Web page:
Major water birth safety study finds no increased risk of death, major trauma
Oregon State University researchers have conducted the largest study of water births to date and found they were associated with better overall outcomes than non-water births.
The study, published in the British Journal of Obstetrics and Gynecology, focused narrowly on healthy, low-risk pregnancies, without complications such as gestational diabetes, multiple births or breech position that would necessitate hospital-level intervention.
"People like to labor in the water because it helps with pain management. The issue now is that a few hospitals offer water immersion for labor, but then once you start pushing to deliver the baby, you have to get out of the tub," said Marit Bovbjerg, lead author on the paper and an assistant professor of epidemiology in OSU's College of Public Health and Human Sciences. "This study is trying to address whether you really do have to get out, or whether babies can be born underwater."
People generally want to stay in the water once they've started the birthing process there, said co-author Melissa Cheyney, a professor of anthropology in OSU's College of Liberal Arts.
"Most people really want the continued pain relief that warm water immersion can offer during the pushing stage. And as you can imagine, few welcome having to get out of the tub at that moment," Cheyney said. "The alternative for pain management is epidural anesthesia, and that is not without risk."
Water birth is offered in some hospitals in the U.S. but is much rarer here than in most developed countries around the world. To get a large enough sample size for the study, the researchers turned to community births, which take place in a person's home or in a birth center. Only 1.5% of people in the U.S. give birth outside of a hospital, and about half of these elect to have a water birth.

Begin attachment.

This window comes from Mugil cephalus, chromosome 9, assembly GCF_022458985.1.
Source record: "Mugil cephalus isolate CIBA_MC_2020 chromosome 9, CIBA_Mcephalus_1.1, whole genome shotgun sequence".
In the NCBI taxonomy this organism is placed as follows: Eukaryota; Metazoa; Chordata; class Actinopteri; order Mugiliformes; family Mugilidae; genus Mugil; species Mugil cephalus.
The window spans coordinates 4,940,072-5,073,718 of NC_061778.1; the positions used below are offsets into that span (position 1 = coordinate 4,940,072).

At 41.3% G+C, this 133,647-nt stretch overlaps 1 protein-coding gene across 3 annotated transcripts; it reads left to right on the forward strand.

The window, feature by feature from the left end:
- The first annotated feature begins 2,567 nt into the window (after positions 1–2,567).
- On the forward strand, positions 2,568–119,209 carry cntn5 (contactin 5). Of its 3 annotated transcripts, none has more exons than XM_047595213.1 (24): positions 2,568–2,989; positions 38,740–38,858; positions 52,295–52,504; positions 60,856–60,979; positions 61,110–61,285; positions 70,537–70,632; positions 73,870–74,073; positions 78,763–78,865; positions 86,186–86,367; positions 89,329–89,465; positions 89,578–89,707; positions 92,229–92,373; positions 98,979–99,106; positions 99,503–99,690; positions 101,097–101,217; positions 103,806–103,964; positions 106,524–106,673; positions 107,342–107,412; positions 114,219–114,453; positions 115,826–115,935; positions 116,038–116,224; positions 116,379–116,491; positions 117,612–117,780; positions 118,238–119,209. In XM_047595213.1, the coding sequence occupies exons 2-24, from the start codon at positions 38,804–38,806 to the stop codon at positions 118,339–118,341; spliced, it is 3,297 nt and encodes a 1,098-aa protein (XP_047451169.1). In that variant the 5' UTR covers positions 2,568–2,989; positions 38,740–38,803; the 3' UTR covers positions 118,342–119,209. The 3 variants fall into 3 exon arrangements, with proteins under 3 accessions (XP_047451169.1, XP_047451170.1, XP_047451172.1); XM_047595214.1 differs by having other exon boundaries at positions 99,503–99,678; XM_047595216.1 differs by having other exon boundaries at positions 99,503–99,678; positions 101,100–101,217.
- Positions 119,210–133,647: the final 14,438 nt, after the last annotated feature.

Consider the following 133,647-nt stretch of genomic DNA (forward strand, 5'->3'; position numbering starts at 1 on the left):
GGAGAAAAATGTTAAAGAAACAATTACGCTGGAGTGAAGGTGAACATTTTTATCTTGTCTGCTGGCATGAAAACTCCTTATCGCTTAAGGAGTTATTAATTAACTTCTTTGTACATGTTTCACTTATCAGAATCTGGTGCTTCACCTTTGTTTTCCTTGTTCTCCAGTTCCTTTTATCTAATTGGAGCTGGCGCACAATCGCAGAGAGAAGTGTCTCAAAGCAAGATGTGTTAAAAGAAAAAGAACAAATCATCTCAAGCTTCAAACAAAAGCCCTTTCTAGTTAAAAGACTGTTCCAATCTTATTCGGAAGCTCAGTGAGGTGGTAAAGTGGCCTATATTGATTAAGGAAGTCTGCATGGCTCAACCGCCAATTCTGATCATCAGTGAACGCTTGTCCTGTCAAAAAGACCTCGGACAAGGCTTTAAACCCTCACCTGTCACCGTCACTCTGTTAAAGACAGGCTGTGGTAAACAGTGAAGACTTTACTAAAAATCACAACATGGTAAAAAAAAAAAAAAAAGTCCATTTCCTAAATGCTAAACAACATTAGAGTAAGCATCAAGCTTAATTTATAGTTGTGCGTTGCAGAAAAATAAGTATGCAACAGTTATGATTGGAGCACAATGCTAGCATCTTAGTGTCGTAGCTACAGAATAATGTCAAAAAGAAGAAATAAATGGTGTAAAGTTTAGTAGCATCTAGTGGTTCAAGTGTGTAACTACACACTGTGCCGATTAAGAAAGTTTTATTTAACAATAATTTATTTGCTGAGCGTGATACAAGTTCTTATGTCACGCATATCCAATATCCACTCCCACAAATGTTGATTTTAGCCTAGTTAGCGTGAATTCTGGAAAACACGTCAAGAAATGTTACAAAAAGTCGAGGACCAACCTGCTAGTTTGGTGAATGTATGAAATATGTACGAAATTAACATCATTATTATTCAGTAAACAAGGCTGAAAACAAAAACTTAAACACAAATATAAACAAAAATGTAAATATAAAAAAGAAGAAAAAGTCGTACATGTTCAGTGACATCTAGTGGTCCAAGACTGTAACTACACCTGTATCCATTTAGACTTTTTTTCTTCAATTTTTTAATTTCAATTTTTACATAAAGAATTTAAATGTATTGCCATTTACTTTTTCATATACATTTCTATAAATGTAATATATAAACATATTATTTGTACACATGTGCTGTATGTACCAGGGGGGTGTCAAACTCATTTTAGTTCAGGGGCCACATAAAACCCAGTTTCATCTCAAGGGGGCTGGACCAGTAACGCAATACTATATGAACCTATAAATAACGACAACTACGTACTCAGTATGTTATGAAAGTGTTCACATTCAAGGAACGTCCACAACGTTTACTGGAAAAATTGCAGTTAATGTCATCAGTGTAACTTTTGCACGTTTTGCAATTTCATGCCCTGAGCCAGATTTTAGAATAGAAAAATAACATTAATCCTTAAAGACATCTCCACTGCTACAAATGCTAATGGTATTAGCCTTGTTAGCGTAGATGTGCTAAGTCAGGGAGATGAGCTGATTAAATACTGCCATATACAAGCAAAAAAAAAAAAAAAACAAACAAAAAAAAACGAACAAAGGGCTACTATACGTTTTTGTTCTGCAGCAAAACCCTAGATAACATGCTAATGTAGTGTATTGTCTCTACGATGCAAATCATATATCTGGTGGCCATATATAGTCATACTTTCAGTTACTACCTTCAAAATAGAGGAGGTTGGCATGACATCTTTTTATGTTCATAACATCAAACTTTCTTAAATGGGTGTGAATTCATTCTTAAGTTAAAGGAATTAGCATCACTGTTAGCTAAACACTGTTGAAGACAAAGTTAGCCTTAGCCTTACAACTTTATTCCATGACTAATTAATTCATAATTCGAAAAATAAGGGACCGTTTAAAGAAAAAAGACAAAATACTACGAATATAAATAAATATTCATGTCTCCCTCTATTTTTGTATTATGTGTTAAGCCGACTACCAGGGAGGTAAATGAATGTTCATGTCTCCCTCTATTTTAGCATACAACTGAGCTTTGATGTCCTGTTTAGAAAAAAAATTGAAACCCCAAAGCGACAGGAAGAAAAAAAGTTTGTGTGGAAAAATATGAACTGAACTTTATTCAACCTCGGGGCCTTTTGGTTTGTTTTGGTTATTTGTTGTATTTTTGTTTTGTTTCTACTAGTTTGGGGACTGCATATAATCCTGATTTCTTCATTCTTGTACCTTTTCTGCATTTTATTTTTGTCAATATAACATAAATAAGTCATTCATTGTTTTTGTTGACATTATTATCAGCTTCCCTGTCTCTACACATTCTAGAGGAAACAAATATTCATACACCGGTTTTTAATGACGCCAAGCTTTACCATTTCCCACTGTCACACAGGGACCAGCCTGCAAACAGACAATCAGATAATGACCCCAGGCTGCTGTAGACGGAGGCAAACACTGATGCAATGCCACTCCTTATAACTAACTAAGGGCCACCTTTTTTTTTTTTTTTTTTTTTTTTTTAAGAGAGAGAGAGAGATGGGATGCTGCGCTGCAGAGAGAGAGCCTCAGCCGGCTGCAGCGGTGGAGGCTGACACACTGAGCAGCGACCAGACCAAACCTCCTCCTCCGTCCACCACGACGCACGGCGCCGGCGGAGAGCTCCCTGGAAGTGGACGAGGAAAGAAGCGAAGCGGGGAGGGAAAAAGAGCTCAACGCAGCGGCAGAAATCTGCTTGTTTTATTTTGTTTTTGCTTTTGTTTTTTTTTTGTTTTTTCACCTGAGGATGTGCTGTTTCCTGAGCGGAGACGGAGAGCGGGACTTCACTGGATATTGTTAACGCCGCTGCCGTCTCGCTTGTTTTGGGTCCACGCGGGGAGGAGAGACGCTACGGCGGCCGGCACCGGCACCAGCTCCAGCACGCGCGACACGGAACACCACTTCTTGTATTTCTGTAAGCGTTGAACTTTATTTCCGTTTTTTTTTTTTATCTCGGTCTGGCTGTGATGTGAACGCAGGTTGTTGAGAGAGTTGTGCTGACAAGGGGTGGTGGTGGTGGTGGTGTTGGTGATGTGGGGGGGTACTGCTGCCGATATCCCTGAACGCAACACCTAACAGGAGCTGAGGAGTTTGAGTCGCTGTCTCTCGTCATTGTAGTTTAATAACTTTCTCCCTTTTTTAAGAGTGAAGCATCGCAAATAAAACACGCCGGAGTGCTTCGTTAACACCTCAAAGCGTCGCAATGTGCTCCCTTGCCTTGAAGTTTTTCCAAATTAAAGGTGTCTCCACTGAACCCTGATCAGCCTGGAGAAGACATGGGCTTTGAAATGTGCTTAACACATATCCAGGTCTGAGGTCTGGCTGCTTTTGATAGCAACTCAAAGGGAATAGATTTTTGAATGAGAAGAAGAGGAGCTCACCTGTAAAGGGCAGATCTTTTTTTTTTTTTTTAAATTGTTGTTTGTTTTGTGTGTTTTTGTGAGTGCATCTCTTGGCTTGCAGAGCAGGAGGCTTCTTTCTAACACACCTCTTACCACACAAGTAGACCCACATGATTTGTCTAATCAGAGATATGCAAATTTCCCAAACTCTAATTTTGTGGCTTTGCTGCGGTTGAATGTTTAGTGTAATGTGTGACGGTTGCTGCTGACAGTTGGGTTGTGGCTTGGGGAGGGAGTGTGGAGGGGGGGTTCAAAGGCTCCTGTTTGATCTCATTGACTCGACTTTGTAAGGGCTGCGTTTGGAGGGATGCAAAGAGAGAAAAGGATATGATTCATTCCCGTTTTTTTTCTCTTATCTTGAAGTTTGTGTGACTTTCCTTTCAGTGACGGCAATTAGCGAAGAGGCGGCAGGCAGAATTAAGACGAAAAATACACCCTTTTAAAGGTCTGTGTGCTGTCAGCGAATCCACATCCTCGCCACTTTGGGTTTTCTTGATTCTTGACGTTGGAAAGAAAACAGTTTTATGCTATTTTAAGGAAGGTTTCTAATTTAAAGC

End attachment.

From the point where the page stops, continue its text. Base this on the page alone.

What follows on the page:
"What we found here is that water birth can be totally safe in these home and birth center settings. So surely you can also pull this off in a hospital, where many more resources are available," Bovbjerg said.
Bovbjerg, Cheyney and co-author Aaron Caughey from Oregon Health & Science University compared 35,060 pregnancies from all 50 states: 17,530 water births and 17,530 non-water births. A unique aspect of the OSU study was that they were able to match pregnancies within the two groups on more than 80 covariables, such as age, education level and pregnancy characteristics. This propensity score method ensured a direct comparison between the two groups.
"To put that in perspective, the only other study that's tried to do this matched on only four covariables," Cheyney said. "Since we matched on more than 80, we feel confident that the two groups we're comparing are very similar except for where they gave birth: on land or in water."
In the propensity-matched analysis, the only maternal outcome where water births resulted in a slightly elevated risk was postpartum uterine infection. Water births were associated with an additional six postpartum uterine infections per 10,000 water births compared with non-water births. However, there was no increase in risk of being hospitalized for infection.
Furthermore, water births were associated with lower risks for several other maternal outcomes, including 64 fewer hemorrhages per 10,000 births, and 28 fewer hospitalizations in the first six weeks.
Water births were associated with 20 additional umbilical cord avulsions per 10,000 births. Avulsions occur when the umbilical cord snaps before it can be tied off and can cause hemorrhages. However, there were no infant deaths from cord avulsions and no difference in overall death rates between the two groups. There were 26 fewer infant hospitalizations per 10,000 water births, suggesting that the midwives attending these births successfully managed cases of avulsion.
"We try to be really careful in the paper to say, "This isn't for everybody,'" Bovbjerg said. "But for some people, this could be a totally viable option."